Loneliest Whale Research Offers Courses for the Internet Age


“The Loneliest Whale: The Search for 52” is no ordinary nature documentary. In the hands of documentary filmmaker Joshua Zeman, who has tackled urban legends and serial killers in his work (“Cropsey”, “The Killing Season”), this film is a mystery of nature, an unanswered question that must be resolved. So, Zeman sets out to answer this question, despite incredible odds, and like most incredible explorations in the depths, the journey is surprising, but not without its rewards.

As with many mysteries, this one begins with a short story that caught Zeman’s attention. In 1989, an underwater sonar system developed and used by the United States Navy captured the rare biological sound signature of a whale recording a frequency of 52 hertz, unlike any other whale song.

In 2004, an article was published after the death of one of the leading scientists working on tracking this whale, Bill Watkins, which brought public attention to this curious creature. With the sole information that this whale’s calls were not recorded by other whales, the authors speculated that this whale roamed the seas, the calls went undetected and unanswered, and so, “The Whale the most lonely “, aka” 52 “, was born, at least in the human imagination.

52 indeed captured the collective unconscious, becoming a sort of metaphor or meme for the internet age generation, feeling disconnected the more and more we connected. Behind computer screens aren’t we all lone whales, sending our signatures, hoping someone could hear it and maybe even respond? “The Loneliest Whale” is a “great mood,” as some might say.

“The Loneliest Whale: The Search for 52” is a chronicle of Zeman embarking on a seemingly impossible journey to find his white whale. With a little data and a lot of hope, Zeman sets sail for the Channel Islands off the California coast with a team of oceanographers and biologists in tow using Navy sonar equipment, drone cameras. and tracking beacons to try to find 52.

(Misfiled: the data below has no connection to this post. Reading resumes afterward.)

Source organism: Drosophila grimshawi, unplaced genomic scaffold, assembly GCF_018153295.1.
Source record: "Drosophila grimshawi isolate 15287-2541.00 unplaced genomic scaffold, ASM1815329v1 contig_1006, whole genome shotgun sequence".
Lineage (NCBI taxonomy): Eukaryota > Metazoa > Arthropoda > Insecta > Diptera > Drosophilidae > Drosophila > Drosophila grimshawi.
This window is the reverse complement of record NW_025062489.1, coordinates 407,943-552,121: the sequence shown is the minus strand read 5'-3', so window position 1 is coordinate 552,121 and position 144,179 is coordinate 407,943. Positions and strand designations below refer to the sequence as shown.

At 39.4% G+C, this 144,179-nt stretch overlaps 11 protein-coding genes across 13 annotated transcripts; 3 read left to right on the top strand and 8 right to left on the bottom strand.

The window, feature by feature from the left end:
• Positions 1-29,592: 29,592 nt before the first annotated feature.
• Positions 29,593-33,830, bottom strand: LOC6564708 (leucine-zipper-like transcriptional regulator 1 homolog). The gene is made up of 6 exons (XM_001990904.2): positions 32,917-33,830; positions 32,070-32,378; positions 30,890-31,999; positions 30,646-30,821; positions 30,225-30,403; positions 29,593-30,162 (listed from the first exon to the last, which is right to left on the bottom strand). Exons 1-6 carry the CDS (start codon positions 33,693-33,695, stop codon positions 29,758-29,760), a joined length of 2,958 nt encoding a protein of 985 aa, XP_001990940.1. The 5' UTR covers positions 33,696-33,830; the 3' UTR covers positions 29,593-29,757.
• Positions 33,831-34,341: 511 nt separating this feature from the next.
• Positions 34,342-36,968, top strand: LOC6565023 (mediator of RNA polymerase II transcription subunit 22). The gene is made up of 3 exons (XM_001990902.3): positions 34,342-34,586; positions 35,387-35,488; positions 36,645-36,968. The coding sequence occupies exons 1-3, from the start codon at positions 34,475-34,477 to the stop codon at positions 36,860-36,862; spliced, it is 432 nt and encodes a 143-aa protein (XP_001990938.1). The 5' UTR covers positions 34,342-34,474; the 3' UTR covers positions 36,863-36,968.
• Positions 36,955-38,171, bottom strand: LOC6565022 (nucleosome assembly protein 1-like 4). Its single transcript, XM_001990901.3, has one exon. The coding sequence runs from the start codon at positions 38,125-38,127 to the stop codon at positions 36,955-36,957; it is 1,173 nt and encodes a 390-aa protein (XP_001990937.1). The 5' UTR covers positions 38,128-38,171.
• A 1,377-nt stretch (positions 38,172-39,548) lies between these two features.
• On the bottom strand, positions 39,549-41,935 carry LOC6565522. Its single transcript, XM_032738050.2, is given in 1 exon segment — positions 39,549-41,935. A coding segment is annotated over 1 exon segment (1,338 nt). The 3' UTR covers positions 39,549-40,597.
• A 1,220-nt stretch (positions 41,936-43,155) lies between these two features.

Zeman not only offers a description of his journey to Find 52, but also an examination of what whales have meant to humans throughout history, how it has changed, and why. In the 20th century, whales have evolved in our imaginations from a fuel source to conscious creatures we can empathize with.

And there is so much more to learn from interacting with whales, too, when talking about our own existential questions. Zeman discovers in his quest that the key is to really listen and find the quiet places where messages can pass.

If there is one environmental message in “The Loneliest Whale: The Search for 52” (how can there not be one?), It’s that our world has become too noisy for whales. As container ships ply the oceans carrying our cars, clothing and consumer goods, the songs of whales drown beneath the surface. There is both devastation and resonance to this fact. Has our own world become too crowded with noise to really, really get along?

Zeman’s Journey to the Heart of the Sea, a modern day ‘Moby Dick’ with an environmental bent, surprises, thrills and will keep you on the edge of your seat as you search for something mysterious and elusive will always deliver the unexpected. You’ll never think of whales and their songs the same again, and that’s a good thing, as our understanding of these amazing creatures continues to evolve rapidly.


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